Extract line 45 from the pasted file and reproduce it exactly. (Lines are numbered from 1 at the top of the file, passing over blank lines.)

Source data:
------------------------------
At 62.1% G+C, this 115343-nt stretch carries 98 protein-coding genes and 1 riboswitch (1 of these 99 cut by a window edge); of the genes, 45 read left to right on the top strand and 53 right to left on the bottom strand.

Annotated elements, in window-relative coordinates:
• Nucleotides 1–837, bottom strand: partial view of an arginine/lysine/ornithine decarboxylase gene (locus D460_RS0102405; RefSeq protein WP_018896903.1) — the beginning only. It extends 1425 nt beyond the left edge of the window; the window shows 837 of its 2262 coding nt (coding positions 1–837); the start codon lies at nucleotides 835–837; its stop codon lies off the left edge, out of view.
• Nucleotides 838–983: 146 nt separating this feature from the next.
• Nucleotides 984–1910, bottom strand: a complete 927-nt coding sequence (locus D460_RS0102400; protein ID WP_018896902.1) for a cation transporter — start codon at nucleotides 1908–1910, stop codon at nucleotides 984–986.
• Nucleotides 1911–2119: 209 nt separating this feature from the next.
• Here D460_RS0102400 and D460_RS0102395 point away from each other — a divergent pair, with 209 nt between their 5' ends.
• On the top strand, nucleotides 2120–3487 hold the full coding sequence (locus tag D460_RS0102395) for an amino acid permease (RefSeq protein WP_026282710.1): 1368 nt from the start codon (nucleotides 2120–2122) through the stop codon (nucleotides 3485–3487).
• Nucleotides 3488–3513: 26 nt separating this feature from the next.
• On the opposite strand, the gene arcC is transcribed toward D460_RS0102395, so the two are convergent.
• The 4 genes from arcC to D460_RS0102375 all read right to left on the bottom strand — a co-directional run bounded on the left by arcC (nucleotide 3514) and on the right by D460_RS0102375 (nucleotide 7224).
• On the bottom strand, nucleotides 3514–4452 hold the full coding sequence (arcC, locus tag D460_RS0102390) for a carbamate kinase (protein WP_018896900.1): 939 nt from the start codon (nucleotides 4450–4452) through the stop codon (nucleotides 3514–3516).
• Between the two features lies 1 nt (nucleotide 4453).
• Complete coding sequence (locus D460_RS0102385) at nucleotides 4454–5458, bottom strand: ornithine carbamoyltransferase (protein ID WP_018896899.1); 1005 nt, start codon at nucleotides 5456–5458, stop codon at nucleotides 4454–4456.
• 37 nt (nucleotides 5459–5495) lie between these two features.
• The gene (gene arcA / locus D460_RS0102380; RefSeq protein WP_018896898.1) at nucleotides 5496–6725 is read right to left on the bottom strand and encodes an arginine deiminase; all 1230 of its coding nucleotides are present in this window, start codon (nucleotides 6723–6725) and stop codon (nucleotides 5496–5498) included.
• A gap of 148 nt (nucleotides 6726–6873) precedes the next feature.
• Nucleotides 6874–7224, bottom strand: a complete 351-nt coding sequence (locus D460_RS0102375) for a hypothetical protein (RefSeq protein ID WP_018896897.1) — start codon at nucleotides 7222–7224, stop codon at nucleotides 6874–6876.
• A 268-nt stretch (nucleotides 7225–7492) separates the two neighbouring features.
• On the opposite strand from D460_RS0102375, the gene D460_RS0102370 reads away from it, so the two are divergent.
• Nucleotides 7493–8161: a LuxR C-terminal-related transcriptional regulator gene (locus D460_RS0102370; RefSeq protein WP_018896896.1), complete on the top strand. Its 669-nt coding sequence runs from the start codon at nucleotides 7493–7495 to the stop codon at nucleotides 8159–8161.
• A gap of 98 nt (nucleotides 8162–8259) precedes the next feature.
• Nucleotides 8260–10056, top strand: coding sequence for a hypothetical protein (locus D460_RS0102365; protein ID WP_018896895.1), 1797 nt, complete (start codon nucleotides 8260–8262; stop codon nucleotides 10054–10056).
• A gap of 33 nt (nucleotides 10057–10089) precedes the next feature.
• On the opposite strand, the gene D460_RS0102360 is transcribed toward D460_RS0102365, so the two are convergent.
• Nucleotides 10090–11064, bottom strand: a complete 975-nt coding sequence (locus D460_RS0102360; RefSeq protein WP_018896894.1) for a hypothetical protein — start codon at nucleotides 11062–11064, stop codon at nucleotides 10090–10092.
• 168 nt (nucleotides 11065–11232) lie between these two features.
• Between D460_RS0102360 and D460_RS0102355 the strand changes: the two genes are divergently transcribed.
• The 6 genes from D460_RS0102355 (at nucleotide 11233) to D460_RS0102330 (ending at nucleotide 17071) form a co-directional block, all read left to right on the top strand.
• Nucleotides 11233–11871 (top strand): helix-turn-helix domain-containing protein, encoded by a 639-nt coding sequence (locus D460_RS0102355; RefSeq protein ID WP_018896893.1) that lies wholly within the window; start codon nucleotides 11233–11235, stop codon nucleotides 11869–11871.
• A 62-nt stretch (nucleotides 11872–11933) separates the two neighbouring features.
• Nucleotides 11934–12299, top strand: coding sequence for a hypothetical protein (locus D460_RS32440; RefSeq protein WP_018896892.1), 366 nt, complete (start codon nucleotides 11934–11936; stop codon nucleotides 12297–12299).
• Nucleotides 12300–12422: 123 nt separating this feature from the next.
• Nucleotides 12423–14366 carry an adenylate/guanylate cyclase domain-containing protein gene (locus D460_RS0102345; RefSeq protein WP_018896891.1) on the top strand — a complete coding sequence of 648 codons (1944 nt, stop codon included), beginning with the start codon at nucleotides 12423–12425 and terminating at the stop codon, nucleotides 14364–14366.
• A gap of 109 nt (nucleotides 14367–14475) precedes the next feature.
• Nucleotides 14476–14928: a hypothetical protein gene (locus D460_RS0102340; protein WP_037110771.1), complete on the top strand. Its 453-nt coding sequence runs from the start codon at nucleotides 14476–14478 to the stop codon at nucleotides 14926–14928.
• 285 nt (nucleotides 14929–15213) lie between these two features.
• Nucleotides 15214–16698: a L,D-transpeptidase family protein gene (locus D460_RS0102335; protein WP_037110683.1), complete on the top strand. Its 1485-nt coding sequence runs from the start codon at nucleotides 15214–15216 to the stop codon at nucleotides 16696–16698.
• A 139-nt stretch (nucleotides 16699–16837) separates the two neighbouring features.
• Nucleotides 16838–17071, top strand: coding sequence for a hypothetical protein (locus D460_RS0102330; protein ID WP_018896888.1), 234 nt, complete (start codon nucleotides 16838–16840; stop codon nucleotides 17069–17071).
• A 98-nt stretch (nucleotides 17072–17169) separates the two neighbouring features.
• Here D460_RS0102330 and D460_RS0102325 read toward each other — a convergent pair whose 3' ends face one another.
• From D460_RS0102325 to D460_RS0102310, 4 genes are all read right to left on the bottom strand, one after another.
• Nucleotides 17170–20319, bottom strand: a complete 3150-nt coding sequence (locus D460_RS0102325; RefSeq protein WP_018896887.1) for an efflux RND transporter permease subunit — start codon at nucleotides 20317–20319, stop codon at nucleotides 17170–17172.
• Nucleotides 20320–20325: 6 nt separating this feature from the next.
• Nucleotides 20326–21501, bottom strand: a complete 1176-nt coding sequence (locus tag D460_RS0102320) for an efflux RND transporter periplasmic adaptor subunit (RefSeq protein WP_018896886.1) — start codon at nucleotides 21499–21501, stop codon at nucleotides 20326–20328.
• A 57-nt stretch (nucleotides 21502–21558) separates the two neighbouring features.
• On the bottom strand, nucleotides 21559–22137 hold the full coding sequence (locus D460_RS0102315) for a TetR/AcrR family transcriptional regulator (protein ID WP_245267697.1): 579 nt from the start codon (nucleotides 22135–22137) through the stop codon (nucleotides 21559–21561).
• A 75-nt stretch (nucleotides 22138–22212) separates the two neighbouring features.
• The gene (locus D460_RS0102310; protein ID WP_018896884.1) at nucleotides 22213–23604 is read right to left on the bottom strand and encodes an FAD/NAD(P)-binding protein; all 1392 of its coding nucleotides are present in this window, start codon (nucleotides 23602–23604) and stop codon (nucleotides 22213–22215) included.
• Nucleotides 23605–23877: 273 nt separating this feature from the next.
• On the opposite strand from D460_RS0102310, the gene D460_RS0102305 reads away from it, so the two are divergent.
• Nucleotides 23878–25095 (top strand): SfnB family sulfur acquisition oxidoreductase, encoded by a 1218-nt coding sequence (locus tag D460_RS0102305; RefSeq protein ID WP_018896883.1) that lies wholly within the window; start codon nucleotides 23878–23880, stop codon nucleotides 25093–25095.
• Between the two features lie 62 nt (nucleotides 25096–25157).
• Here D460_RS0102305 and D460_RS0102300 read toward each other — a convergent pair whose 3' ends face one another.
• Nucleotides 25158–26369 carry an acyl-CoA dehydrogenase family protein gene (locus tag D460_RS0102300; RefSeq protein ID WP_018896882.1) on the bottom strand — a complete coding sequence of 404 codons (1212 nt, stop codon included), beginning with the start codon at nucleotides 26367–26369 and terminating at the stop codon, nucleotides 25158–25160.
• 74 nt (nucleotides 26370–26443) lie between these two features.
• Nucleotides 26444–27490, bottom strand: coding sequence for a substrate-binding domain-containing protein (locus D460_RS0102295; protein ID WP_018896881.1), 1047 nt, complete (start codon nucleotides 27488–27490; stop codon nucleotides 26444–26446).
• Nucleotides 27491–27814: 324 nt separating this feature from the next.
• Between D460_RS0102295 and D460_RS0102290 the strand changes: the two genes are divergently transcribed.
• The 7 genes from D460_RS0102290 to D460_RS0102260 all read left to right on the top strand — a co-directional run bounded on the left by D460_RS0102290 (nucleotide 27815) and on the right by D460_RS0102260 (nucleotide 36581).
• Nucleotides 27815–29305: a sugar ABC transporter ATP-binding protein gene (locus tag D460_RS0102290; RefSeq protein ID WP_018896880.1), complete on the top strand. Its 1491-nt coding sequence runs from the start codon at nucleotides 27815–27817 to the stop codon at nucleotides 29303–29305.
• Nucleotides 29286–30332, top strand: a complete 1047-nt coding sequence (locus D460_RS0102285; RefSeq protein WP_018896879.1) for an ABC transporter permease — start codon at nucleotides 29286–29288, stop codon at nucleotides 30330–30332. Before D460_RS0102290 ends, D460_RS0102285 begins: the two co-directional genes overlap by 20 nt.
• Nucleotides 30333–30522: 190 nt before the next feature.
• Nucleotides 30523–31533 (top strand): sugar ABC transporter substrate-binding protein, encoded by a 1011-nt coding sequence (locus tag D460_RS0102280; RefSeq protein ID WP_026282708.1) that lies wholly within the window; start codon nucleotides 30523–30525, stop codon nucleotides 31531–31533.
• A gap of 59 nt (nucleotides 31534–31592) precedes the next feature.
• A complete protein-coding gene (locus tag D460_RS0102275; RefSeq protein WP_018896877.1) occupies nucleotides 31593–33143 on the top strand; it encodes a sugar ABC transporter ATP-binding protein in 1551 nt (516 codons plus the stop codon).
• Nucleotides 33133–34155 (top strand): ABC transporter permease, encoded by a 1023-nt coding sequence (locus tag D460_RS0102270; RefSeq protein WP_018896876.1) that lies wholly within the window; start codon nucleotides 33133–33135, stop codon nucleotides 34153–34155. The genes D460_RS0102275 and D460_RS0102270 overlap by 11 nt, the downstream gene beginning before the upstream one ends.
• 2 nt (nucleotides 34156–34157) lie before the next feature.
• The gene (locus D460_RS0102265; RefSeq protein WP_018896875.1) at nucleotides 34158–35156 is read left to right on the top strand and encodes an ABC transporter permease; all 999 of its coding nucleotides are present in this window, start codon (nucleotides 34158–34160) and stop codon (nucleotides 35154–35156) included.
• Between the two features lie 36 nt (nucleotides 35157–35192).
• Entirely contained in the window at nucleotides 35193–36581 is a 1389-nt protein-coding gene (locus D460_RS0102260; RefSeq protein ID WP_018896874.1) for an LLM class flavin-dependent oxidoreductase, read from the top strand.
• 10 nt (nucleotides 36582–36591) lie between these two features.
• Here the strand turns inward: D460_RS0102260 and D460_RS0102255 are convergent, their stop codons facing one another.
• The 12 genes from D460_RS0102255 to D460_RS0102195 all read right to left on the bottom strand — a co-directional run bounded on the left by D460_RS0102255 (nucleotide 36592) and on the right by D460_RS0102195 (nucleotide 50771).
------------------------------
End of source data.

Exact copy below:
• Nucleotides 20320–20325: 6 nt separating this feature from the next.